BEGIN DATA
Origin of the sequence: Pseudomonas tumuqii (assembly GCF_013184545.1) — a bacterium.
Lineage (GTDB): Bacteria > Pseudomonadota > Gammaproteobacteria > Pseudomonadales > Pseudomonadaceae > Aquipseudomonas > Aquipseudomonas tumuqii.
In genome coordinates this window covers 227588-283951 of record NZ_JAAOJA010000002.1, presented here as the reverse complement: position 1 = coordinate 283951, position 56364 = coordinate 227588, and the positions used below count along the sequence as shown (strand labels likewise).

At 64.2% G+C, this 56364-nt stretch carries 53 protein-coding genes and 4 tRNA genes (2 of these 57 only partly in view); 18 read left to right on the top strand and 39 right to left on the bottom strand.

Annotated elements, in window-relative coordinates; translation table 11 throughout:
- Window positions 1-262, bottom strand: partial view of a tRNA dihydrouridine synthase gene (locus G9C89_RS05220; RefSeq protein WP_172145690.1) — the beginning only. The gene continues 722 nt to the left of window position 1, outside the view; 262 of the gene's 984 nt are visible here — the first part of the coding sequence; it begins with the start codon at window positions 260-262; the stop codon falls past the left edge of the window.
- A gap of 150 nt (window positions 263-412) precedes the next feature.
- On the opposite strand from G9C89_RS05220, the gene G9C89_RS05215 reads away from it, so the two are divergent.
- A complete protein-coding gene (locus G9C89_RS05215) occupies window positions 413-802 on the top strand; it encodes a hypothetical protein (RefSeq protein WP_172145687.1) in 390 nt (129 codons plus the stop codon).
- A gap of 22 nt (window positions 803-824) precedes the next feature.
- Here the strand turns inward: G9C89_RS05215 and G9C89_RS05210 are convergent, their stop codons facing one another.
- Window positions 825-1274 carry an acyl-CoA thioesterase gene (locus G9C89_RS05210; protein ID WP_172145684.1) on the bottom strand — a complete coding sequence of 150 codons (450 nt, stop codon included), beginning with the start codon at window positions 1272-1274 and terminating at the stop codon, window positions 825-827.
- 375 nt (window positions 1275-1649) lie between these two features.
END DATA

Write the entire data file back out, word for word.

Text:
Origin of the sequence: Pseudomonas tumuqii (assembly GCF_013184545.1) — a bacterium.
Lineage (GTDB): Bacteria > Pseudomonadota > Gammaproteobacteria > Pseudomonadales > Pseudomonadaceae > Aquipseudomonas > Aquipseudomonas tumuqii.
In genome coordinates this window covers 227588-283951 of record NZ_JAAOJA010000002.1, presented here as the reverse complement: position 1 = coordinate 283951, position 56364 = coordinate 227588, and the positions used below count along the sequence as shown (strand labels likewise).

At 64.2% G+C, this 56364-nt stretch carries 53 protein-coding genes and 4 tRNA genes (2 of these 57 only partly in view); 18 read left to right on the top strand and 39 right to left on the bottom strand.

Annotated elements, in window-relative coordinates; translation table 11 throughout:
- Window positions 1-262, bottom strand: partial view of a tRNA dihydrouridine synthase gene (locus G9C89_RS05220; RefSeq protein WP_172145690.1) — the beginning only. The gene continues 722 nt to the left of window position 1, outside the view; 262 of the gene's 984 nt are visible here — the first part of the coding sequence; it begins with the start codon at window positions 260-262; the stop codon falls past the left edge of the window.
- A gap of 150 nt (window positions 263-412) precedes the next feature.
- On the opposite strand from G9C89_RS05220, the gene G9C89_RS05215 reads away from it, so the two are divergent.
- A complete protein-coding gene (locus G9C89_RS05215) occupies window positions 413-802 on the top strand; it encodes a hypothetical protein (RefSeq protein WP_172145687.1) in 390 nt (129 codons plus the stop codon).
- A gap of 22 nt (window positions 803-824) precedes the next feature.
- Here the strand turns inward: G9C89_RS05215 and G9C89_RS05210 are convergent, their stop codons facing one another.
- Window positions 825-1274 carry an acyl-CoA thioesterase gene (locus G9C89_RS05210; protein ID WP_172145684.1) on the bottom strand — a complete coding sequence of 150 codons (450 nt, stop codon included), beginning with the start codon at window positions 1272-1274 and terminating at the stop codon, window positions 825-827.
- 375 nt (window positions 1275-1649) lie between these two features.